#510: Chocolate and the Class War

July 31st, 2015

Kate was young and politico-pretty, with a tidy, blue dress from a thrift store, a bit of armpit hair peeking out because equality and a copy of a book by bell hooks. Yes, I did capitalize that correctly.

Kate had graduated with a Ph.D. in Biology, but was readying herself to be an eighth-grade substitute teacher at a private school in NYC because she didn’t know what else to do. She was staying in Chicago with her sister for a few days before a big family camping trip in Michigan.

Kate was scared, a bit. She knew the students the school accepts. She knew her mouth. She was worried she would say something sarcastic about a child’s $500 shoes.

So Quinn and I told her about the chocolate.

The three of us were surrounded by greenery, I should mention that. Still-green tomatoes and purple-veined kale. Tomatillos and jalapeños, endless radishes popping out of decrepit graying wood beds hammered and re-hammered together because we don’t have money to get new ones.

Kate had stumbled across the garden as a shady, green spot to read bell hooks. Quinn and I were there to tell kids not to pick the peppers because they’re not ready but, yeah, that cucumber looks good to go.

For the last several years, I’ve been volunteering at a community garden that grows food for a nearby youth center. It’s a bit of beauty on a formerly empty lot, the food goes straight to kids and the other day someone drove by and shouted out the car window that we were yuppies.

I helped gentrify a neighborhood by growing food for kids. Sorry?

For the last month or so, I’ve been volunteering in a more direct capacity with the kids. Twice a week, two women and I come in to unite a cooking day camp and the youth center kids. The camp kids come in, help us harvest veggies and then make a snack for the littluns from the youth center.

It’s a cute, fun thing and a perpetuation of the ongoing class war.

Allow me to explain. Let me tell you about the chocolate.

All the kids are, to the last, wonderful. They’re funny and weird and just plain great. Kids tend to be.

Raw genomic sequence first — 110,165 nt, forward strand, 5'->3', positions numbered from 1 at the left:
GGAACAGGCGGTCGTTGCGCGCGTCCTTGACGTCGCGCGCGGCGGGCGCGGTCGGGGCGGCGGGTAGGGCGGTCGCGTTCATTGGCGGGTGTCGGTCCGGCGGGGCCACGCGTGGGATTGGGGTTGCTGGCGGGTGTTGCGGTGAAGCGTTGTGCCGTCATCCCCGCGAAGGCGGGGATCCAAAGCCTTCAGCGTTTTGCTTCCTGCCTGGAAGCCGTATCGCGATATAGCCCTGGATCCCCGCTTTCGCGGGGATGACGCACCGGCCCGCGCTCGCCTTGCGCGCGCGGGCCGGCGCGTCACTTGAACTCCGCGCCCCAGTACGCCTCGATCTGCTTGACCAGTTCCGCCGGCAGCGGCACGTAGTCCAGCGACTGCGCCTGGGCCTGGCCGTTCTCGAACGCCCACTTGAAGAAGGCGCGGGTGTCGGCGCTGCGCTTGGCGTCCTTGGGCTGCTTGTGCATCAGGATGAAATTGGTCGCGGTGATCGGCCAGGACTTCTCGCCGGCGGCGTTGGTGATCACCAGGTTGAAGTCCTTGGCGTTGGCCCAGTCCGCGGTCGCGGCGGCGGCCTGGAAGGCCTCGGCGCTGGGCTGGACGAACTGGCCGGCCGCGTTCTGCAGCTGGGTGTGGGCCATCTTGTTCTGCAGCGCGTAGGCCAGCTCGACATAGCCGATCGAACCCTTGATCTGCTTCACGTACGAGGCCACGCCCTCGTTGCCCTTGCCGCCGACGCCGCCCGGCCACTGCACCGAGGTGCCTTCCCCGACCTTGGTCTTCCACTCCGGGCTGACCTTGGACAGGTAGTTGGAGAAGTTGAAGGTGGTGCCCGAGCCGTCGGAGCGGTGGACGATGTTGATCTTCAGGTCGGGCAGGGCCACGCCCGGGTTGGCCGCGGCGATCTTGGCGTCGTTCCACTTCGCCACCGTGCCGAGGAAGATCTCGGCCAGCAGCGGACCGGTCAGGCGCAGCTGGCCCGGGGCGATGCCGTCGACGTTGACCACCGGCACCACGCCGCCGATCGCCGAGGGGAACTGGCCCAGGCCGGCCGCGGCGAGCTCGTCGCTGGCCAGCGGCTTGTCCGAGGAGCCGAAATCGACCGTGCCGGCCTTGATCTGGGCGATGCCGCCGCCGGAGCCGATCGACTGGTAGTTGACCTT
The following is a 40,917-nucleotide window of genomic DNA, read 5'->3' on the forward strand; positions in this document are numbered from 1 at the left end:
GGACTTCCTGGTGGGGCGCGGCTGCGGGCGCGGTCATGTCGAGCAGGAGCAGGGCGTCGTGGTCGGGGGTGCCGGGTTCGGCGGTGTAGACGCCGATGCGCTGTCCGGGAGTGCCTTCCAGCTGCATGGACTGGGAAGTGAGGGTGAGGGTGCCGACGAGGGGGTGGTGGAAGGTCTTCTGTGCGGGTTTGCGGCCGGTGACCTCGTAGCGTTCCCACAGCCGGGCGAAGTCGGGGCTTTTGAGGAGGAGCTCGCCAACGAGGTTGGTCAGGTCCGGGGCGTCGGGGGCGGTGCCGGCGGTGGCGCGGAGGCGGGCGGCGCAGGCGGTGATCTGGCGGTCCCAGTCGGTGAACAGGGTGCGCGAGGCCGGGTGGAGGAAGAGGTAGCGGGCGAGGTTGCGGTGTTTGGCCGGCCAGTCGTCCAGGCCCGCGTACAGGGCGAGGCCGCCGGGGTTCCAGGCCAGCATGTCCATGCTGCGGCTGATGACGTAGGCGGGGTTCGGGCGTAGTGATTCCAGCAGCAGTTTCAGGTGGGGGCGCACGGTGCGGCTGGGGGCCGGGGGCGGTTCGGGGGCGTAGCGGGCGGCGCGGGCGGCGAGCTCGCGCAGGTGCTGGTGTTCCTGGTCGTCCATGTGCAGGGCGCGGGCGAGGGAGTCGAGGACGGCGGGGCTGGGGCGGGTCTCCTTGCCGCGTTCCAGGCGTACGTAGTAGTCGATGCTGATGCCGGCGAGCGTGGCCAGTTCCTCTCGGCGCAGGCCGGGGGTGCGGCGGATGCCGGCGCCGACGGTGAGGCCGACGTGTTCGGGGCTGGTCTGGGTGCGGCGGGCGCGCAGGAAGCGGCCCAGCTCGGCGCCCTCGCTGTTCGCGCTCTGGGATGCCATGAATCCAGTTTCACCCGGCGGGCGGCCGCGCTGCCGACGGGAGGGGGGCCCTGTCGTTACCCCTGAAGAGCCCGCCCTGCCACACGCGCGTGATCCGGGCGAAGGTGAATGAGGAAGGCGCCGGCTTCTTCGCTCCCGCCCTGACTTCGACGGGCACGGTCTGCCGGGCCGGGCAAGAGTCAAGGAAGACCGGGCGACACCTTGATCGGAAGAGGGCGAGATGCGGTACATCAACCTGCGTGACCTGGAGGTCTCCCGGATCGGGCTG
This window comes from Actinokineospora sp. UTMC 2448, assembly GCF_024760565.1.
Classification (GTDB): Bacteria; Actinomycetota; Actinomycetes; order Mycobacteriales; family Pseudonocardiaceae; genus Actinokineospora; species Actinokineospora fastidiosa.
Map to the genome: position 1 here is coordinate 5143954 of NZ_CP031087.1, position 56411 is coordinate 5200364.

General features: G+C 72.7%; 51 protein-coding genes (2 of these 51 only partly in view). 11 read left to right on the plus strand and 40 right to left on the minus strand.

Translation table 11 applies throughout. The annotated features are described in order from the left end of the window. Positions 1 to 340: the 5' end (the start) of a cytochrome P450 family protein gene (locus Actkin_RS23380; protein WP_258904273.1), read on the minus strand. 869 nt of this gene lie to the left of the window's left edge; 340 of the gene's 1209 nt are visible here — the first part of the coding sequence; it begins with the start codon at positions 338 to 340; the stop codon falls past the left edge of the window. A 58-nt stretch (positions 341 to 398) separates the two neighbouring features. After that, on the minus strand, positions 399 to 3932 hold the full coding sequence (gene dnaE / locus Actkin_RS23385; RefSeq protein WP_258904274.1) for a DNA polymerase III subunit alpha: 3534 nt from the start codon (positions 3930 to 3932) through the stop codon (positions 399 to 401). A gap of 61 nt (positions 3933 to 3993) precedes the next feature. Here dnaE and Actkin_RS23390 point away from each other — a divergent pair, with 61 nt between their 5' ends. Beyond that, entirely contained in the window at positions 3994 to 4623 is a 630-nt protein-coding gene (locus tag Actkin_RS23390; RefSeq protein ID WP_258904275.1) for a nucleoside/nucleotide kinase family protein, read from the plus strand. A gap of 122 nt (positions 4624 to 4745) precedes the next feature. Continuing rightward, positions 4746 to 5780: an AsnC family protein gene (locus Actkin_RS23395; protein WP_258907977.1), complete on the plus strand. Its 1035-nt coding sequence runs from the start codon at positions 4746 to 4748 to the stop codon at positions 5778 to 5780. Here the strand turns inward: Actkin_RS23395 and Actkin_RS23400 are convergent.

A few weeks ago, two of the funny, weird, just plain great kids from the cooking camp were chatting with us. They were girls, about 10 or 11, and had glommed onto the hip, lissome third of Quinn and my volunteer trio.

Jill is cool, tall and blonde, and the girls wanted to impress her. This was an off-the-cuff conversation, so consider the next few bits paraphrased.

“I made a recipe for chocolate once,” one of the girls piped up.

“Oh yeah?” Jill said, smiling indulgently.

“Yeah, then my dad got Vosges Chocolate to make up a batch for his company’s Christmas party.”

As the little girl told us about the property management firm her father founded and is president of, Jill and I gaped. Her father commissioned a $40-a-box luxury artisanal chocolatier to produce his little girl’s recipe, and the child let it drop as casually as me saying my mom knit me a new scarf.

She wasn’t name-dropping. She was excited her recipe made people happy.

She didn’t know most people don’t live in a world where that happens.

Quinn and I told the woman in the tidy, blue dress from a thrift store about the chocolate. We told her about a couple of the rich kids saying how great it will be when Donald Trump is president. When, not if. We talked about gentrification and pricing out. I explained tax increment financing with such vigor and detail that I think it might have made Quinn late for meeting a friend.

Some days the kids from the camp and the kids from the youth center mingle, shuffled together around the picnic table like a deck of cards. I like those days. Thursday was a day where one side of the table was white, the other brown.

It’s a valuable, good thing, and I’m not going to stop, no matter who yells out of a car that I’m a yuppie. The youth center kids run and play and dig for bugs in a green space they love. I’m not saving the world, but providing a more fun spot for recess seems like a mitzvah to me.

Some days I see the kids playing together and think it’s going to be OK.

Other days, like I told Kate with the tidy, blue dress from a thrift store, I think of chocolate.

Another tale of gentrification

Another tale of kids

Tax increment financing

And just for fun, a fetish museum

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